At a minimum, the news that the National Security Agency is engaged in an extremely broad effort to gather the phone records of millions of Americans would seem to warrant a full public debate about the program. The problem is that we can’t really have any such debate, because so much of the program is shrouded in secrecy. So step one is to secure more transparency around it — and the legal rationale the Obama administration is claiming for it.

That’s the key takeaway that was offered to me by Senator Tom Udall of New Mexico, who is in a good position to address this story, because he was one of the Senators who first raised the possibility back in 2012 that this could happen.

“The news that the government issued a blanket order for Americans’ phone records is deeply disturbing,” Udall told me. “We need to know what they are doing, and what their legal basis for doing it is.”

Last year, Udall asked the Director of National Intelligence to provide “as much information as possible” to Congress and the public about the 2012 reauthorization of the FISA Amendments Act of 2008, which gave the government sweeping surveillance authority like that in the Patriot Act. Udall worried that it could lead to surveillance overreach such as what we may be seeing now.

Meanwhile, another Senator Udall — Mark Udall of Colorado — along with Senator Ron Wyden, last year asked the Obama administration for more information about its secret interpretation of Section 215 of the Patriot Act, which authorizes the government to demand information from telephone carriers about calls. “There is now a significant gap between what most Americans think the law allows and what the government secretly claims the law allows,” the Senators wrote in a letter to Attorney General Eric Holder, one that was not answered to their satisfaction.

The Guardian’s Glenn Greenwald reported late yesterday that under an order by the secret Foreign Intelligence Surveillance Court, the government is collecting the phone records of millions of Verizon customers in the United States — raising questions about the proper limits on the government’s information gathering power.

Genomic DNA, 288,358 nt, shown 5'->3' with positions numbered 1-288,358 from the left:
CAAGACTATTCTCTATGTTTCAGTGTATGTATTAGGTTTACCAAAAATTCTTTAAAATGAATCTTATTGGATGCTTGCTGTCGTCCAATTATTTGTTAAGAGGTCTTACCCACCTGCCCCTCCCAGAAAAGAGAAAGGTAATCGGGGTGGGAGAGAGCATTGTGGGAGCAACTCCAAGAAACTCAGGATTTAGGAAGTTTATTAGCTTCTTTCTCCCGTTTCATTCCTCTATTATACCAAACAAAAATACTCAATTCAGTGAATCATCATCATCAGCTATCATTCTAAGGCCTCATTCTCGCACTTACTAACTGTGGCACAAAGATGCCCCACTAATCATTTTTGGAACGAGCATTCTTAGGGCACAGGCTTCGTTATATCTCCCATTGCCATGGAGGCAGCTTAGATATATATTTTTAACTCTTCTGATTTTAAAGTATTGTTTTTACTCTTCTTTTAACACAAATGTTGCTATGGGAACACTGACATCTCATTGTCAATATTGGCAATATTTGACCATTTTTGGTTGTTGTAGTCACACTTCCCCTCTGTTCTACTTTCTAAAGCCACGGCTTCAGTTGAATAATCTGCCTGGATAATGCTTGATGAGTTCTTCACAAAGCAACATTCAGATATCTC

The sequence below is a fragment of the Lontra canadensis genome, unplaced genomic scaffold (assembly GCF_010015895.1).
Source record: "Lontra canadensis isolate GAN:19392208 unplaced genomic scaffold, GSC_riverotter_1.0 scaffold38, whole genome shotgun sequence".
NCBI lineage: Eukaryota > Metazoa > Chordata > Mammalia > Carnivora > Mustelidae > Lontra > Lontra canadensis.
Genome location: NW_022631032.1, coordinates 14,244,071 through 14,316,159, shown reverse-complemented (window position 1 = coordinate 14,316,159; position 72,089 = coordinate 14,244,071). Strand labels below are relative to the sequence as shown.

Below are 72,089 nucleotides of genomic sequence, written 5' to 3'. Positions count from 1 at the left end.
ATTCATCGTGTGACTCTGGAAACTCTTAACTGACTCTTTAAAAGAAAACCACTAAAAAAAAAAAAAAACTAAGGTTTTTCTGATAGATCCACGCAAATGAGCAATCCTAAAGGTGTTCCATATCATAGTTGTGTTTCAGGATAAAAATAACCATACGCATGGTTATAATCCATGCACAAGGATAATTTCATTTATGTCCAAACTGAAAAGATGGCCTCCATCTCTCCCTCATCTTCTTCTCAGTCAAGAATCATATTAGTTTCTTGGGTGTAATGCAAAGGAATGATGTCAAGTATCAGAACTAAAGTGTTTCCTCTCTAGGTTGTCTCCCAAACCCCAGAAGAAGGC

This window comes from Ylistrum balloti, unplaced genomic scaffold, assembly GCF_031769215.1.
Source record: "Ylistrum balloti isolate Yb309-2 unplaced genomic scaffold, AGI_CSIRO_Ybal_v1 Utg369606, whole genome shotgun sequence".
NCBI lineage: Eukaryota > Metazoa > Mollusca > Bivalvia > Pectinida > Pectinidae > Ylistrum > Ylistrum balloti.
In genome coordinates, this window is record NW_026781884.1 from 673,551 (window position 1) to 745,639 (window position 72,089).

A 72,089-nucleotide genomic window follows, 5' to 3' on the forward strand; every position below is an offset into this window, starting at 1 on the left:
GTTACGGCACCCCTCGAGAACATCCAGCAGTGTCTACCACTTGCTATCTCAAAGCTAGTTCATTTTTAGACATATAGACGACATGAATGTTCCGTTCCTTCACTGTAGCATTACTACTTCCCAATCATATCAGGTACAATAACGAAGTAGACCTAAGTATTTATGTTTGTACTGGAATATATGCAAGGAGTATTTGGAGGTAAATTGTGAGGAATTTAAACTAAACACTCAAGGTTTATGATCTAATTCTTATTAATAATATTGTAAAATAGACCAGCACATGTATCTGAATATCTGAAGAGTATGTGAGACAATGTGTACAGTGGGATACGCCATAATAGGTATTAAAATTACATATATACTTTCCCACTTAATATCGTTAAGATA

Today the Obama administration, and Senators in both parties, defended the surveillance program, arguing that it only collects metadata, doesn’t allow for listening in on calls, and that it is a critical tool in allowing the intel community to monitor the activities of suspected terrorists. But Udall noted that the sheer lack of information about the program’s scope and functioning made any real public evaluation of it — or debate about it — impossible. Indeed, he suggested more transparency could precede any decision about the program itself — striking, in effect, a balance between officials’ defense of the program and the public’s right to know about it.

“The important thing is to make all of this public,” Senator Tom Udall told me. “Let the American people know what you are doing. The American people have a right to know this. We can have the debate of national security versus privacy.”

Udall said he would renew his push for a legislative solution that would bring about more transparency. He said the Director of National Intelligence should be required to report to Congress a full assessment of the extent of communications monitored and the degree to which info on wholly domestic communications has been collected — in short, an explanation of just how sweeping the program really is. If the President thinks divulging anything in the assessment is a threat to national security, he can redact it, Udall said.

Some have argued that what Obama is doing is not akin to what happened under President Bush, noting that Bush was criticized for warrantless wiretapping with no approval from FISA, while the current order was authorized by FISA but didn’t involve wiretapping. But Udall said there are still plenty of troubling similarities. “This is a very broad collection of Americans’ private information,” Udall said.

What does seem immediately clear is that we need to know more. “I’m asking the administration to be forthright about what they are doing, and they are not being forthright,” Udall said. “We still aren’t getting answers about how broad and sweeping this is. The first thing you need for this debate is the answer to that question.”


UPDATE: Post edited to better explain the contributions to the debate made by both Udalls — Tom and Mark.